Immunology Faculty Member - Timothy Hla

Timothy Hla

Boston Children's Hospital
Dept of Surgery, Karp Building, 12.211
1 Blackfan Circle
Boston, MA 02115
Tel: (617) 919-2179
Email: Timothy.Hla@childrens.harvard.edu



Lipid signaling in immunity and inflammatory disease

My laboratory studies the biology of the bioactive lipid mediator- sphingosine 1-phosphate (S1P), a fundamental regulator of immune and vascular systems. The vertebrate immune system co-evolved with the closed circulatory system in such a way that complex trafficking paradigms are employed for the hematopoietic cells to enter and exit the vascular and lymphatic conduits in various organs. S1P, an extracellular ligand that activates cell-surface G protein-coupled receptors, is present in high concentration in the circulatory system and provides an essential egress cue for T and B lymphocyte trafficking and retention in various organs. S1P receptor-based small molecules are already in the clinic for the treatment of multiple sclerosis and are being tested in clinical trials for a number of autoimmune diseases including ulcerative colitis and psoriasis.

We are seeking to increase our understanding of how S1P is produced, released, transported in vivo, signals via its cell-surface receptors and achieves specific biological outcomes in vascular, immune and nervous systems. We are also involved in projects that develop novel therapeutics based on S1P signaling.

We have recently developed mouse models for the gain- and loss-of-function of S1P receptors. Using these mouse models, we are exploring the role of S1P receptors in myeloid cells. We are trying to understand the role of myeloid S1P receptors-1, 2 and 3 in immune/ vascular interactions, T and B cell development and regulation of the immune response. These studies are anticipated to increase our understanding of how S1P regulates normal immunity and homeostasis, but also to appreciate how this signaling system impacts on inflammatory diseases, cancer and vascular pathologies.

S1P signaling is greatly influenced by its chaperones, such as HDL-bound ApoM, which direct specific biological responses. We are defining the molecular mechanisms involved in chaperone-based S1P signaling and developing a bio-therapeutic based on S1P chaperone ApoM to control vascular and inflammatory diseases.

S1P production in the immune-privileged organs such as the brain is compartmentalized from that of the peripheral organ systems. Yet, S1P is an essential mediator in the central nervous system (CNS) and plays critical roles in neurotransmission, blood brain barrier and neuroinflammation. We are trying to understand the cellular and molecular mechanisms involved in S1P transport, signaling and biology in neuroinflammatory and neurovascular diseases. We believe that this effort will help in the development of novel therapeutics in the treatment of CNS diseases such as multiple sclerosis, stroke and dementias.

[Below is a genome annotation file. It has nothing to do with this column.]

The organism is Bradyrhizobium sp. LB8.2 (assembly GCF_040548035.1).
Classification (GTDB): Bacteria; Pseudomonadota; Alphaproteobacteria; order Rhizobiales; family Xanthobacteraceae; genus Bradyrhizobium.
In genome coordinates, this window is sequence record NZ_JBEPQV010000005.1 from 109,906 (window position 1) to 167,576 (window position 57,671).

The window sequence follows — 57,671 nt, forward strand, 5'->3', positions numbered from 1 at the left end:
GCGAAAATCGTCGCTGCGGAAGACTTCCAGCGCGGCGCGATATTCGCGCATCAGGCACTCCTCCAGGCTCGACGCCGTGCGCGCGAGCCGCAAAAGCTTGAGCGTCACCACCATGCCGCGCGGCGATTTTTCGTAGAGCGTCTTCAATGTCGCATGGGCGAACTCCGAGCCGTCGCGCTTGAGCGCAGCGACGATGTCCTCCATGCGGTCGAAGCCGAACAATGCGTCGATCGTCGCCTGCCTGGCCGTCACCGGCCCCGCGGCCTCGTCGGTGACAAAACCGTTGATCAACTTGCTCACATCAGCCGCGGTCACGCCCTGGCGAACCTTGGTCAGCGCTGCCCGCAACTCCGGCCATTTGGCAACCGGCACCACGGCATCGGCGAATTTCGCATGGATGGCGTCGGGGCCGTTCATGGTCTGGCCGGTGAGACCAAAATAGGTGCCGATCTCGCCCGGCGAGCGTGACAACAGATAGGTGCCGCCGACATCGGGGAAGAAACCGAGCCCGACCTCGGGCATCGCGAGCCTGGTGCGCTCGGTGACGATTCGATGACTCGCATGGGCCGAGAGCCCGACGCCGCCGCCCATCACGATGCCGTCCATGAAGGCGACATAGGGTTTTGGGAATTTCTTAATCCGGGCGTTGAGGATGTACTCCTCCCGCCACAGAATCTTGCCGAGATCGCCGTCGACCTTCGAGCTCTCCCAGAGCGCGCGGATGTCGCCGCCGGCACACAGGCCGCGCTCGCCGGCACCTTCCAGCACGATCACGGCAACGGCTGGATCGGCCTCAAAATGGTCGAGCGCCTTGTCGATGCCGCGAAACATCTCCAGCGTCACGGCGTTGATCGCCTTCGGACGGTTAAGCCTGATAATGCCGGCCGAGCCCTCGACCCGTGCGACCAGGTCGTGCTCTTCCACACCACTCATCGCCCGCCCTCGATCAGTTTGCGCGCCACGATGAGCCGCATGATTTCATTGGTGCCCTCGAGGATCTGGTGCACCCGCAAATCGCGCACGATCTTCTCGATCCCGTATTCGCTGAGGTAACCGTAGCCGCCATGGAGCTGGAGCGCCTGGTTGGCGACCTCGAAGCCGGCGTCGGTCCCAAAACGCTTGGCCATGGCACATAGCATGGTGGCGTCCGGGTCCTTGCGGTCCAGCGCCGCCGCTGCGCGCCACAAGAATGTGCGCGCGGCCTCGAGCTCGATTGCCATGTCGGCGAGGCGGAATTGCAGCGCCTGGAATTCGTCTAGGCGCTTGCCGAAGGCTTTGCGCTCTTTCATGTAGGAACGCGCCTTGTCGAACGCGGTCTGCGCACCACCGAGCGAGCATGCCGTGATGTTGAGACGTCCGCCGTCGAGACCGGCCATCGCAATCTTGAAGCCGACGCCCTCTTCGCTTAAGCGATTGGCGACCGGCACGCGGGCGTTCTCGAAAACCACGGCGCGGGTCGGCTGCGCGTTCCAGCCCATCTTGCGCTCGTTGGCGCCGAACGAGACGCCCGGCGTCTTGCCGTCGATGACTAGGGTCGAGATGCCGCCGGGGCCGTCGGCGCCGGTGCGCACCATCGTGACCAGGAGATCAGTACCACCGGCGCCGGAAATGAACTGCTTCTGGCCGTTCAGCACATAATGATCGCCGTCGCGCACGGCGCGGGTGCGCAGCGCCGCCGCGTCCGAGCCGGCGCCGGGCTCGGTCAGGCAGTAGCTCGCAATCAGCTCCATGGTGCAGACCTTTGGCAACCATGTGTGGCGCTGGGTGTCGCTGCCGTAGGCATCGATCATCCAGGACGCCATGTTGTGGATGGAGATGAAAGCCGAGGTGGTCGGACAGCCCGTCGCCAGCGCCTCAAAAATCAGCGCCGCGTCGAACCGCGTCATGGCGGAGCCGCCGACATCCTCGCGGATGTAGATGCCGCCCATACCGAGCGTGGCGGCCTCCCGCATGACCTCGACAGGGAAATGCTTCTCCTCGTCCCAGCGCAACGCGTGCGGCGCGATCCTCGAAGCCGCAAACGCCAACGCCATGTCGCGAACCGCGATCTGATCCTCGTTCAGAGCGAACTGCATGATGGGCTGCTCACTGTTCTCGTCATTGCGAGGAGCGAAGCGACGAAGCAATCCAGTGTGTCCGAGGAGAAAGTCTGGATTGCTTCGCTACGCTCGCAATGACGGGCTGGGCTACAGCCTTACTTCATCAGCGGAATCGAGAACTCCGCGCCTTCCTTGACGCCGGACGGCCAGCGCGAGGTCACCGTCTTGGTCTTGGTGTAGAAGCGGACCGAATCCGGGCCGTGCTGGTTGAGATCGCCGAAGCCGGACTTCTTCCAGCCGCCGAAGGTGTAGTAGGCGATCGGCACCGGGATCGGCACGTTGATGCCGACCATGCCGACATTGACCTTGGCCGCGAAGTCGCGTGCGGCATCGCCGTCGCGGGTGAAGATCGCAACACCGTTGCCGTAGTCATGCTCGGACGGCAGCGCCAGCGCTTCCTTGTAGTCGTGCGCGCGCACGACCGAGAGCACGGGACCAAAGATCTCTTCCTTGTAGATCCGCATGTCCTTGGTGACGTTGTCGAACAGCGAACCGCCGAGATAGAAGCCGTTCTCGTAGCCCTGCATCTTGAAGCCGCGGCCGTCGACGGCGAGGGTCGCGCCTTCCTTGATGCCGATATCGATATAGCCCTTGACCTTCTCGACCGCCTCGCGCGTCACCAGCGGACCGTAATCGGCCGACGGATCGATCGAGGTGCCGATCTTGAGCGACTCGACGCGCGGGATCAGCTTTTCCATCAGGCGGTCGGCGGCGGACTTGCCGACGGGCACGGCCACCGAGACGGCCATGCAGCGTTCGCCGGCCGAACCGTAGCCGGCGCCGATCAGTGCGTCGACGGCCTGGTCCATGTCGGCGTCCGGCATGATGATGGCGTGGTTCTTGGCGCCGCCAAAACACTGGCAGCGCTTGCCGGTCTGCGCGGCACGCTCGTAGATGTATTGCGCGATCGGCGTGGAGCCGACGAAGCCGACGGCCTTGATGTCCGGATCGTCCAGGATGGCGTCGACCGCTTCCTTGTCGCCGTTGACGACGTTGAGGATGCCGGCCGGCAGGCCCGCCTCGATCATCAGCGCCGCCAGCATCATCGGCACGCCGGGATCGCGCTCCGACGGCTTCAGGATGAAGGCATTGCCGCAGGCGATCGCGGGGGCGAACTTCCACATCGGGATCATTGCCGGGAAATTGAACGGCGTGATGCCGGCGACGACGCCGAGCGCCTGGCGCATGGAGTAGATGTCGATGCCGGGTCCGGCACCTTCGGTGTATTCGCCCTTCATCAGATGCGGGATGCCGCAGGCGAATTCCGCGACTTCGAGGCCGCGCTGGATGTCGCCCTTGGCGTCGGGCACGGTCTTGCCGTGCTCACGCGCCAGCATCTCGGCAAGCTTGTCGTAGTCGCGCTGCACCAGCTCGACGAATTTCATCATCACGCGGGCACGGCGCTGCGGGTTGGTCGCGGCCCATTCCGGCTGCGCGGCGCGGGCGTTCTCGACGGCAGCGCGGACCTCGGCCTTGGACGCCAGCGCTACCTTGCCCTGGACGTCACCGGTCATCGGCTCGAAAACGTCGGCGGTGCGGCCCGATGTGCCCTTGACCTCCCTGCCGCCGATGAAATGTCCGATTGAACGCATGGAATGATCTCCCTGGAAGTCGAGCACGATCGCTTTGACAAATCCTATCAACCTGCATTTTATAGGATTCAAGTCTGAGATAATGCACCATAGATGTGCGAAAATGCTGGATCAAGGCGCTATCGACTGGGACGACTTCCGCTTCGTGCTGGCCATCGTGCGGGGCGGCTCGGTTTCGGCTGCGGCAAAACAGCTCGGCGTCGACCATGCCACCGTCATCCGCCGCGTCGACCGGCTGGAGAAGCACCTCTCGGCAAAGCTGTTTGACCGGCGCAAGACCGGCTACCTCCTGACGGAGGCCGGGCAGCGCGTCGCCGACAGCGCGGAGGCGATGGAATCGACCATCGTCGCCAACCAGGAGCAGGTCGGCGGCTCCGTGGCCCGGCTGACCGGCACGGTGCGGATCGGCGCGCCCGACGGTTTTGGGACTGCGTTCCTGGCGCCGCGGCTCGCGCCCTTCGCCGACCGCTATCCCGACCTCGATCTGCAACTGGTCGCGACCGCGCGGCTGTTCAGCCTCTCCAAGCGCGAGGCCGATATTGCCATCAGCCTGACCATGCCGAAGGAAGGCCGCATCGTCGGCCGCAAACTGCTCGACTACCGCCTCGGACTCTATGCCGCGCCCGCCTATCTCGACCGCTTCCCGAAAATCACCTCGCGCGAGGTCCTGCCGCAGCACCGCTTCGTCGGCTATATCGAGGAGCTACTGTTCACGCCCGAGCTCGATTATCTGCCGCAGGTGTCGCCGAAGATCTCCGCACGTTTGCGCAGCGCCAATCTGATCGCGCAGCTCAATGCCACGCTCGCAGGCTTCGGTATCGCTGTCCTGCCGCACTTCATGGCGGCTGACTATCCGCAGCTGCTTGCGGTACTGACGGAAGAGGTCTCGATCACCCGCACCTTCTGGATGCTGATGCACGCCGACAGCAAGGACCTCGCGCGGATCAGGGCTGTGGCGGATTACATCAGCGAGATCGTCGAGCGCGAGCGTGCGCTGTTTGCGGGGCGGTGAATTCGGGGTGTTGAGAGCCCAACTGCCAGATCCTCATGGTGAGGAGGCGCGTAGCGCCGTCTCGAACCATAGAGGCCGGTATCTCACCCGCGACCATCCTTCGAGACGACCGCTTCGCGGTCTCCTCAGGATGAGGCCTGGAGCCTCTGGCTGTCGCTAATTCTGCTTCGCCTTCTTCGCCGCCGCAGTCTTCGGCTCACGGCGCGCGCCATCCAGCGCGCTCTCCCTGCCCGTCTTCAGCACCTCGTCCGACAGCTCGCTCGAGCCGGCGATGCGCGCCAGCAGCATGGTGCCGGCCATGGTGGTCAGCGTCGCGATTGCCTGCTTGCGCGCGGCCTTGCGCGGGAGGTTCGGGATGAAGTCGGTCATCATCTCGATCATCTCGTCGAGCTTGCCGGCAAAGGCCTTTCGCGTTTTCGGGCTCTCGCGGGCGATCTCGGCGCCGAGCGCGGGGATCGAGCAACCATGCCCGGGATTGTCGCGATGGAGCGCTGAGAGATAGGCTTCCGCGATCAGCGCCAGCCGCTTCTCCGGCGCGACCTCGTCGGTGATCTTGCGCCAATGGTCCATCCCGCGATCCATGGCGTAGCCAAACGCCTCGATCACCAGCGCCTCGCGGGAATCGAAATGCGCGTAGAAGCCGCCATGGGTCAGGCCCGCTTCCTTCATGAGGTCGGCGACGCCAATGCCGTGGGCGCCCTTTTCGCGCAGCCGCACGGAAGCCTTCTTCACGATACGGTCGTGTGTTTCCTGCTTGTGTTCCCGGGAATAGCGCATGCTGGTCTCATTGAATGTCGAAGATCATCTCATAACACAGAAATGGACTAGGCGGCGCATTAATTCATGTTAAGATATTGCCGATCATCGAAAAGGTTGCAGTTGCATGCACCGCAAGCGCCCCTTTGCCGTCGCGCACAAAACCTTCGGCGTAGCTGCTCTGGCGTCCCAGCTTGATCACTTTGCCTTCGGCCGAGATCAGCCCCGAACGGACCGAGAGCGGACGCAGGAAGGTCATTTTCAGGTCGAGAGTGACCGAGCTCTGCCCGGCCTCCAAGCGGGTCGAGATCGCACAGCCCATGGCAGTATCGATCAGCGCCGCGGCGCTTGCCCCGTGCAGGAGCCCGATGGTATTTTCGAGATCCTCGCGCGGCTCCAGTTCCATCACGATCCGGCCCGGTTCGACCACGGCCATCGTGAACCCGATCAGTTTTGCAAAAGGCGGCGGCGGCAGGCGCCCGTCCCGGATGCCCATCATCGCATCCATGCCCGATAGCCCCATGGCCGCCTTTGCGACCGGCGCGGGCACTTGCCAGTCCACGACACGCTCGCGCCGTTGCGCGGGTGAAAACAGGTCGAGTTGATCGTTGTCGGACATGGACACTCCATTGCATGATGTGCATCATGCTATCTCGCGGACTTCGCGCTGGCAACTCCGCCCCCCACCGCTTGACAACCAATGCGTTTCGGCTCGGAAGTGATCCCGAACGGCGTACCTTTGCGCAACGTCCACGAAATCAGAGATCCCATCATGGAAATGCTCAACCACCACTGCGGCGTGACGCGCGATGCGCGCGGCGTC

Last Update: 5/10/2017



Publications

For a complete listing of publications click here.

 


 

1: Yanagida K, Hla T. Vascular and Immunobiology of the Circulatory Sphingosine
1-Phosphate Gradient. Annu Rev Physiol. 2017 Feb 10;79:67-91. doi:
10.1146/annurev-physiol-021014-071635. Epub 2016 Oct 21. PubMed PMID: 27813829.

2: Galvani S, Sanson M, Blaho VA, Swendeman SL, Obinata H, Conger H, Dahlbäck B,
Kono M, Proia RL, Smith JD, Hla T. HDL-bound sphingosine 1-phosphate acts as a
biased agonist for the endothelial cell receptor S1P1 to limit vascular
inflammation. Sci Signal. 2015 Aug 11;8(389):ra79. doi:
10.1126/scisignal.aaa2581. Erratum in: Sci Signal. 2015 Oct 27;8(400):er8.
Obinata, Hideru [added]. PubMed PMID: 26268607; PubMed Central PMCID: PMC4768813.

3: Blaho VA, Galvani S, Engelbrecht E, Liu C, Swendeman SL, Kono M, Proia RL,
Steinman L, Han MH, Hla T. HDL-bound sphingosine-1-phosphate restrains
lymphopoiesis and neuroinflammation. Nature. 2015 Jul 16;523(7560):342-6. doi:
10.1038/nature14462. Epub 2015 Jun 8. PubMed PMID: 26053123; PubMed Central
PMCID: PMC4506268.

4: Lu YC, Chang SH, Hafner M, Li X, Tuschl T, Elemento O, Hla T. ELAVL1 modulates
transcriptome-wide miRNA binding in murine macrophages. Cell Rep. 2014 Dec
24;9(6):2330-43. doi: 10.1016/j.celrep.2014.11.030. Epub 2014 Dec 18. PubMed
PMID: 25533351; PubMed Central PMCID: PMC4277505.

5: Garris CS, Wu L, Acharya S, Arac A, Blaho VA, Huang Y, Moon BS, Axtell RC, Ho
PP, Steinberg GK, Lewis DB, Sobel RA, Han DK, Steinman L, Snyder MP, Hla T, Han
MH. Defective sphingosine 1-phosphate receptor 1 (S1P1) phosphorylation
exacerbates TH17-mediated autoimmune neuroinflammation. Nat Immunol. 2013
Nov;14(11):1166-72. doi: 10.1038/ni.2730. Epub 2013 Sep 29. PubMed PMID:
24076635; PubMed Central PMCID: PMC4014310.

6: Thangada S, Khanna KM, Blaho VA, Oo ML, Im DS, Guo C, Lefrancois L, Hla T.
Cell-surface residence of sphingosine 1-phosphate receptor 1 on lymphocytes
determines lymphocyte egress kinetics. J Exp Med. 2010 Jul 5;207(7):1475-83. doi:
10.1084/jem.20091343. Epub 2010 Jun 28. PubMed PMID: 20584883; PubMed Central
PMCID: PMC2901064.



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